Ratings agency Fitch has said Eurozone bank profits will continue to come under pressure despite a new wave of cheap lending from the central bank.
The European Central Bank (ECB) offered a new round of so-called targeted longer-term refinancing operations last week – cheap loans to banks that are available so long as banks lend more to the real economy. It is aimed at mitigating the impact on bank profits from negative interest rates after the bank cut its deposit rate to minus 0.4 per cent last week.
Bank shares have suffered this year on expectations that negative interest rates could eat into their profit margins.
“The ECB's action has no impact on bank ratings,” said Fitch.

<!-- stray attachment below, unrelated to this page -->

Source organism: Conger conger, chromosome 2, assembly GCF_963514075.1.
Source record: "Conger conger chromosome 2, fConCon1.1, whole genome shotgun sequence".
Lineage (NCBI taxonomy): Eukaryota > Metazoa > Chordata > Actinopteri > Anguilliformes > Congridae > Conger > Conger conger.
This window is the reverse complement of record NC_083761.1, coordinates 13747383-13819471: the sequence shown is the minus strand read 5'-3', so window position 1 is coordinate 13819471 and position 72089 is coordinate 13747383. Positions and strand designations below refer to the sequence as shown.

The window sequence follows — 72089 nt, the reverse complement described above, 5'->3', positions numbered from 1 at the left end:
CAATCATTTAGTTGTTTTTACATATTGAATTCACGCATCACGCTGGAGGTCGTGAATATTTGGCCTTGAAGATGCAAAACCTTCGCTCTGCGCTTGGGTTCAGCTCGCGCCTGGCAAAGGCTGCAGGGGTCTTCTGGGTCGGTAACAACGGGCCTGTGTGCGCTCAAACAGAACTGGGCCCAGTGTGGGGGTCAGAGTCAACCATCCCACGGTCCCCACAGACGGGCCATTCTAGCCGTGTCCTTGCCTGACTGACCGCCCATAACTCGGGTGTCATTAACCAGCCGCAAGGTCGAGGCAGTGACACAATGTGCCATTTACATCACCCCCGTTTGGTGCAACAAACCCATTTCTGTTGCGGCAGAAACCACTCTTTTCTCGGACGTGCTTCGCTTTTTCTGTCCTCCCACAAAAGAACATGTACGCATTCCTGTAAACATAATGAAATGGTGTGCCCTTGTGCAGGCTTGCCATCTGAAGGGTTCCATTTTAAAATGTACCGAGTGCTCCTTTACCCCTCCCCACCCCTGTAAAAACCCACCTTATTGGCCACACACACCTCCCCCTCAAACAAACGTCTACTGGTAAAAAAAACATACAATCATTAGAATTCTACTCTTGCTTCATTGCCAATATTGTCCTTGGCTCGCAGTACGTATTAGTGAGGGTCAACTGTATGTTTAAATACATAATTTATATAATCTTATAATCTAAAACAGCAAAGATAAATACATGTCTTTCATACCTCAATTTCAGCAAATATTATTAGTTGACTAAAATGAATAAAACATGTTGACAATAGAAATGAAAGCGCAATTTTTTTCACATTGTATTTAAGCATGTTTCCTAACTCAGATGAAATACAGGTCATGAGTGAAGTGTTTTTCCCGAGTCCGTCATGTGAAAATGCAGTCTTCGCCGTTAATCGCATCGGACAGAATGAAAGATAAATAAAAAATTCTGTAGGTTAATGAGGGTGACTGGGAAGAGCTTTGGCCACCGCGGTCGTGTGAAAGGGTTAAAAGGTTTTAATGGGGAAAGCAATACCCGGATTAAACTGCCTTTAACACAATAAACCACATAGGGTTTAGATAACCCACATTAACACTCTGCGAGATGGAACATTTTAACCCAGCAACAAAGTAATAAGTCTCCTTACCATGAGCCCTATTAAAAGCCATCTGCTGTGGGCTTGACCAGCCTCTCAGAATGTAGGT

“Very low interest rates are already making it more difficult for banks in the Eurozone to sustain profitability and return on equity remains well below pre-crisis levels,” Fitch said.
“Net interest margins are unlikely to see a material improvement until either competition eases or more banks pass on negative rates to their customers. Most are reluctant to consider this, but the longer the period of negative rates continues, the more earnings come under pressure.”
“We do not believe Thursday's measures will have a major additional impact on banks' profits or their willingness to lend.”
Fitch believes the overall package announced by the ECB last week, which also involved ramping up its asset purchase programme to €80bn (£62bn) a month, is unlikely to provide a significant boost to the Eurozone’s recovery. It expects the Eurozone to grow 1.5 per cent this year, the same as in 2015.